Monday, February 27, 2012

Why and How I Started Learning (Foreign) Languages

This blog post is a response to Brad Patterson's Blog Challenge - How and Why You Learned a Foreign Language. I've enjoyed reading the posts that have come out on the topic so far, so I thought I would join!

As a child, I was fascinated by secret codes. I used to create messages in code for my sister to decipher, and any time I could get my little hands on a kids' book about spies and codes, I would read it at least 100 times, front to back.

Language as a secret code??
I grew up in various ethnically-diverse areas of San Diego, California, and many of my friends spoke languages other than English at home with their parents. Additionally, my parents, who both learned Spanish as a foreign language, would also speak to each other in Spanish if there was something they didn't want my sister and me to understand. I came to see these foreign languages as secret codes for English, and thus, my fascination began.

I began formally learning Spanish in high school, but--surprisingly--I ABSOLUTELY HATED it. In fact, I hated it so much, that I decided that I would take American Sign Language courses at the community college to get around my high school foreign language requirement. Spanish just seemed so...pointless. I couldn't understand why I needed to put so much effort into something that was so unnecessary. I mean, everyone speaks English, right?

The next summer, I went to Panama for three weeks to teach English, and an amazing thing happened: I saw (and heard) people speaking Spanish – there were actually communicating in it and it was the only language they knew! They weren't just using it for convenience. It was also then that I realized that a foreign language is not just a code for your native language. No, to speak a foreign language, you have to change the way you think about things. All of a sudden, hunger becomes something you have instead of something you are, and something you like now is something that pleases you.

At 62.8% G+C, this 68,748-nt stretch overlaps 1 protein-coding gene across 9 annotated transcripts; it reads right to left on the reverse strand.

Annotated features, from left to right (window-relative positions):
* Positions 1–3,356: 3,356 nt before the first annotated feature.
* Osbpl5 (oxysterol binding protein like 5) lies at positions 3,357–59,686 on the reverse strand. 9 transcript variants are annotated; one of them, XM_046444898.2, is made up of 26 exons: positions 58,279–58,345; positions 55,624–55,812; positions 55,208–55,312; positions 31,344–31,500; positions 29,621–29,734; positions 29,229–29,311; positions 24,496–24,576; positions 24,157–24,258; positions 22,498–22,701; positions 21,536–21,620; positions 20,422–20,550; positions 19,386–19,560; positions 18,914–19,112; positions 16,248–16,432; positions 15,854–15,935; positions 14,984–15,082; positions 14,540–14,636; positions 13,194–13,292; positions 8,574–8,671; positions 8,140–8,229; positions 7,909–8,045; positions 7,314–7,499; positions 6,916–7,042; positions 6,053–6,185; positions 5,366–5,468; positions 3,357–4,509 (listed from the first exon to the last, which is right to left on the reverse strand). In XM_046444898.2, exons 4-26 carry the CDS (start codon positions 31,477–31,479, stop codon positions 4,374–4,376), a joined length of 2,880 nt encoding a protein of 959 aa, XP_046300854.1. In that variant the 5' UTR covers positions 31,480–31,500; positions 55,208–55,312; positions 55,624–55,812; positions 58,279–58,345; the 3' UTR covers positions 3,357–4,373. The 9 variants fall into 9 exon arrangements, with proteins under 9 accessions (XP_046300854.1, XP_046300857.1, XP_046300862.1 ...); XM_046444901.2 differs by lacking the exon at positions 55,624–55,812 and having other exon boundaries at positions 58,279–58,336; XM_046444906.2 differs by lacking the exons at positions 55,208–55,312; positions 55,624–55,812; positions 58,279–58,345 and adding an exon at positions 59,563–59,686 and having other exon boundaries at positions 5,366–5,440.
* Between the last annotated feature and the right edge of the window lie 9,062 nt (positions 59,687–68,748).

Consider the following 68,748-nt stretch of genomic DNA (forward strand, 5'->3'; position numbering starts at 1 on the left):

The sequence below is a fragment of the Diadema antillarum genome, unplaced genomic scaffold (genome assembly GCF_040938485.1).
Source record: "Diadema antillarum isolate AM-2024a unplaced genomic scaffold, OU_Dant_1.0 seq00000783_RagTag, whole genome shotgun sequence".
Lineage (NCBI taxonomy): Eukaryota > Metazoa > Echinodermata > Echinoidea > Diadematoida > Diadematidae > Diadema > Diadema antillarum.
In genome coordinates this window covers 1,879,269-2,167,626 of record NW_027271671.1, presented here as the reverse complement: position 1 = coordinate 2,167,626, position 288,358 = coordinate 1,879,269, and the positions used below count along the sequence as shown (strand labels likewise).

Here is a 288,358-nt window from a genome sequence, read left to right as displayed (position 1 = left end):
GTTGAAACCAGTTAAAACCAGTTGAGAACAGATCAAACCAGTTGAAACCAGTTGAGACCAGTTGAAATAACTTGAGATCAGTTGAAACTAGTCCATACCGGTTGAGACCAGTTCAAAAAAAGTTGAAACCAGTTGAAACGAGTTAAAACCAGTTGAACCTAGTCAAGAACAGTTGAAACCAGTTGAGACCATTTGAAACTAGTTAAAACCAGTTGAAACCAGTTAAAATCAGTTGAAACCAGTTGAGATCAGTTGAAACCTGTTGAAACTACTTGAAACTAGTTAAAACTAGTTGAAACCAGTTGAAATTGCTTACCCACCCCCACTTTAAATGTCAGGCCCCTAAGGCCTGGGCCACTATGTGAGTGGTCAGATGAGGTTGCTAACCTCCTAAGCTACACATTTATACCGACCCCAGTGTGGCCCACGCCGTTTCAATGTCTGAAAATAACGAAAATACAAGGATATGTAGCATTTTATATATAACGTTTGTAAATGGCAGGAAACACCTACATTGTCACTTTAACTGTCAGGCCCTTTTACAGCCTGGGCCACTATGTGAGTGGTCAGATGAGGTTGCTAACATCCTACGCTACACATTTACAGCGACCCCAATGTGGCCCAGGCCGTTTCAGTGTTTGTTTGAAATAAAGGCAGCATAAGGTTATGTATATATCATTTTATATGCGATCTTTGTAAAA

So that's the story behind the to start on the how. Since I had stopped taking Spanish courses at my high school, I was a year behind the students who had decided to continue. I studied really hard all summer, and my teacher let me join the advanced course, where I had to work really had all year again to catch up. I read everything I could find in Spanish, and I spent time talking to my friends' parents to practice. When I got to the University, I continued my courses, but I also began having Spanish Game Nights with friends and listening exclusively to Spanish music. I wrote emails in Spanish, changed all the settings on my computer, on Facebook, and on my cell phone, and I watched as many movies as I could either dubbed in Spanish or with Spanish subtitles. I surrounded myself with others who had a similar interest in Spanish, and together we practiced. It was a lifestyle. 

All the work paid off, and the experience of learning inspired in me the desire to study other languages and also to study the science of language in general. Now, I'm living in Germany and learning German, but I admit—I'm not nearly as inspired as I was about Spanish. However, the process of learning a language in the foreign language context (as I did, learning Spanish in the US) is completely different than learning a language in the second language context (I even wrote a post about it), and I am constantly trying new strategies to increase my learning prospects. 

I'd love to hear more whys and hows of language learning for you, too!!